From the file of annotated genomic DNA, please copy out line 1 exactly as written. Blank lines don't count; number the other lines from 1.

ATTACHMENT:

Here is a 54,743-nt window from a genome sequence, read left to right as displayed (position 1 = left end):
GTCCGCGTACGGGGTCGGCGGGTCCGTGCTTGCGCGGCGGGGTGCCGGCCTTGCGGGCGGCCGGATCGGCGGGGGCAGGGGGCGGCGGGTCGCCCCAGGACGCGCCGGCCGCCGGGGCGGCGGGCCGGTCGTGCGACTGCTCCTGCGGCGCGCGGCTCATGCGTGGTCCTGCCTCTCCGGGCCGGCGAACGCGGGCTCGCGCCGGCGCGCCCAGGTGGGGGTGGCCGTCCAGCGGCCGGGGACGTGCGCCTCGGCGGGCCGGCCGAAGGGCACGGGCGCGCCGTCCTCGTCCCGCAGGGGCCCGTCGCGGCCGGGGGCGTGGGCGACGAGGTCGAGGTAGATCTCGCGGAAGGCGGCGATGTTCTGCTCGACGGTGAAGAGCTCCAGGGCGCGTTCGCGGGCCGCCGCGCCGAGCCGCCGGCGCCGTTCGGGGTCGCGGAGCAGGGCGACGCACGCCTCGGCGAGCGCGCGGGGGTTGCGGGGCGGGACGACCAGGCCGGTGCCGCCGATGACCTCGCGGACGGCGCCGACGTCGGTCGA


Here is a 54,743-nt window from a genome sequence, read left to right as displayed (position 1 = left end):